How do you create technology training that will actually work? Part 1 – be prepared.

Tikit has been thinking about training a lot recently because work is underway to develop a course for an LTC41 approved certification in timekeeping. In this, the first of two blogs on the subject, Virginio Basile, Tikit’s Vice President, Professional Services, North America, reflects on the new LTC4 scheme and on what best-practice technology training looks like in Tikit’s experience.

At the moment I’m creating a program we can execute with firms that provides an LTC4 compliant training in timekeeping. It’s making me break down what Tikit has learned about technology training and what approaches work best.

Incidentally, LTC4, as you may know, is a firm-led not-for-profit organization formed to raise the level of competence of attorneys and law-firm staff who use legal technology.

Using technology effectively is actually a great challenge for firms at the moment. To address this, LTC4 is going to offer a range of certification schemes that will teach them to use legal technology to its full potential and thereby greatly improve firm efficiency.

Tikit is entirely on board with LTC4’s goals. We fully endorse the initiative and have become an LTC4 Vendor Member. We’re well aware of the gap that can sometimes exist between what technology can deliver, and what firms actually get out of it day to day, given the technological skill levels of attorneys. This gap appears when users don’t really know what they’re doing, so good training can close it.

It begs the question, what does good training look like? Since Tikit has been delivering training for many years, here’s something of what we’ve found out.

Start with where are we now

First of all we believe that any time you are being given a chance to train people, it signals an opportunity. Training is a catalyst and a starting point. It’s an opportunity to implement change for the better. So grab that opportunity with both hands.

Next, when we start an implementation, we believe that before you begin any training, you need to know and understand where the firm is up to. The first step, then, is the discovery phase. That means two or three focussed days during which we come on site and find out what’s working and what isn’t.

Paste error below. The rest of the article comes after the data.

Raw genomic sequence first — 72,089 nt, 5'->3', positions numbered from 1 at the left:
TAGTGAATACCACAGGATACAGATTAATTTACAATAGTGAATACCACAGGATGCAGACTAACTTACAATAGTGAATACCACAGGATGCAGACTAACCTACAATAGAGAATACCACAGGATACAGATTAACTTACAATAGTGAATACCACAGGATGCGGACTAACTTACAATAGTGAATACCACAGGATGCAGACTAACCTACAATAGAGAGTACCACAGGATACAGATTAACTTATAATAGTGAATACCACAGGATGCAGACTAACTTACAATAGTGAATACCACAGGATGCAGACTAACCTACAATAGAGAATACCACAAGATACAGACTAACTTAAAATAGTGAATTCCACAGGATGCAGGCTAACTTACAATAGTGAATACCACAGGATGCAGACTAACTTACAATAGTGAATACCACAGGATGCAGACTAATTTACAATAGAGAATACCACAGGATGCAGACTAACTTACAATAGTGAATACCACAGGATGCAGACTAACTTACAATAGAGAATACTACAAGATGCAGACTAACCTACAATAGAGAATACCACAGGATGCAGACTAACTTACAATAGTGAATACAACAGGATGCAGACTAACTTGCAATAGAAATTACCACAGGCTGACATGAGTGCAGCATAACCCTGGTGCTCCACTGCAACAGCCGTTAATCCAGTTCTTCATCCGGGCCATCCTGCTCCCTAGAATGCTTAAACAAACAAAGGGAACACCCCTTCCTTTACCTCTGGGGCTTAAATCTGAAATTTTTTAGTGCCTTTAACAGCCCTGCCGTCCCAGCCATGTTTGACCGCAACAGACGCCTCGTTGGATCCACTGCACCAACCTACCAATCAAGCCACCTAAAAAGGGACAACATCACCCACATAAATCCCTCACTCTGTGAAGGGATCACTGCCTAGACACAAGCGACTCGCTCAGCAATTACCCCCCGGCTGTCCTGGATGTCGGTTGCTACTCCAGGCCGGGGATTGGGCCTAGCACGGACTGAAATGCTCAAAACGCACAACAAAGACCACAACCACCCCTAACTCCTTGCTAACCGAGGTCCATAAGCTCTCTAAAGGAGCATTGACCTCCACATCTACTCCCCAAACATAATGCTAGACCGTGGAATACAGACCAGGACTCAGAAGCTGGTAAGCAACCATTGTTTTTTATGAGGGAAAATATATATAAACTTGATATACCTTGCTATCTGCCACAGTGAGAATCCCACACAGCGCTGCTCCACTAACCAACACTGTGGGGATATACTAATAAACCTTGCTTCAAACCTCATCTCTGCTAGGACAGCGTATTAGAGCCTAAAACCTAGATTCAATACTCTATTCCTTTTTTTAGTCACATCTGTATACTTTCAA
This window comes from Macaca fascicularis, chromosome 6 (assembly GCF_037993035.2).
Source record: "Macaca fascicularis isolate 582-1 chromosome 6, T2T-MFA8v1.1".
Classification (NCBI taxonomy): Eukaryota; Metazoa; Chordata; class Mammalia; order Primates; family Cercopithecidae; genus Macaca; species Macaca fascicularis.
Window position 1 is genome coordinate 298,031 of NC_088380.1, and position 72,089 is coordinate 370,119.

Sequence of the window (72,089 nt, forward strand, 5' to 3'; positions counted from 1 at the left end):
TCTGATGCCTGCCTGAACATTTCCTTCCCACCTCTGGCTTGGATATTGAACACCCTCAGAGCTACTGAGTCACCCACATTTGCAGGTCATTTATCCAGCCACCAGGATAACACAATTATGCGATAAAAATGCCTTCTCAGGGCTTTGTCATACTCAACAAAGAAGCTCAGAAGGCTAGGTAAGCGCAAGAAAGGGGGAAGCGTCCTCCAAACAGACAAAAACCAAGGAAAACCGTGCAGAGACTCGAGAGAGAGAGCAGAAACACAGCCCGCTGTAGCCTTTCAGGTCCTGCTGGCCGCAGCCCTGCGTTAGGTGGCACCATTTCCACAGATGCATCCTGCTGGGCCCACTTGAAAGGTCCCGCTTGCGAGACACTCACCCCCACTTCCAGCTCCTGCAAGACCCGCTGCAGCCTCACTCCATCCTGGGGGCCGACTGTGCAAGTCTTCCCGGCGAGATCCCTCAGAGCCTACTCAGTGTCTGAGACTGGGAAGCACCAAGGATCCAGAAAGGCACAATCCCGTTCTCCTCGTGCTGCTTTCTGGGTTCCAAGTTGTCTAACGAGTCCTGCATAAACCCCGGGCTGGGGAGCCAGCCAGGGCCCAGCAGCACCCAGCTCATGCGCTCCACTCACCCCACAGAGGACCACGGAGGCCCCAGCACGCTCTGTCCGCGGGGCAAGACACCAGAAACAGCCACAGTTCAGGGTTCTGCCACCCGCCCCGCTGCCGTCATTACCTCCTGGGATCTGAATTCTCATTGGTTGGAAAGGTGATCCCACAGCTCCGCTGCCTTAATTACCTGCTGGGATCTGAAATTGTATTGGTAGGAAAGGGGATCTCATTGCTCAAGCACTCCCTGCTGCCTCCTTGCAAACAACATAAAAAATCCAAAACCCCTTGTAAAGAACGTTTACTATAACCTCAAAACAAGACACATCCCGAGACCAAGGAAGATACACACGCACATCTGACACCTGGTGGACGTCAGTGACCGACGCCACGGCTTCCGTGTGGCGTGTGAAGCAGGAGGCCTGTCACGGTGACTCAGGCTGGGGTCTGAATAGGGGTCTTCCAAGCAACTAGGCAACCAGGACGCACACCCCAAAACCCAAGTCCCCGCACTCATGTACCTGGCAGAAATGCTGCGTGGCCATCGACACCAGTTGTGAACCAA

In respect of timekeeping technology implementations, Tikit has developed a Timekeeping Audit for the discovery phase. What does that mean? Well simply that we want to know how time tracking technology is being used, and by who. We want to get a view of current practice and skill levels. We want to know what the participation levels are. Where are the pain points and the process gaps? How are we capturing time away from the office and after 1 LTC4, aka The Legal Technology Core Competencies Certification Coalition, see: www.ltc4.org hours? Only when we know where the firm is can we really start to think about where you should be going.

Decide and communicate

The next step for firms is deciding where you want to be – what difference is it that you want the training to make?

At this point it’s helpful to use historical information to benchmark the ‘where we are now’. This also helps set achievable goals for the changes you want to see after the implementation. We urge firms to set quantifiable objectives for what the training should achieve. These might focus on increasing the proportion of time capture that is contemporaneous, or increasing levels of participation. Every objective will ultimately be driving increased revenue.

We also want to make sure that everything we do from then on contributes towards the objectives and towards attaining the set revenue targets.

A final critical component is that the project’s sponsors put a communications strategy in place to tell everyone involved why the training is taking place and its goals. This is also an opportunity, where appropriate, to reinforce the value of LTC4 compliance.

In my second blog on this topic, I’ll take a look at how the training itself should be planned and delivered and the importance of tailored content.

By Virginio Basile, Vice President, Professional Services.

Click here for Linkedin

Click here for Twitter

Click here for part 2.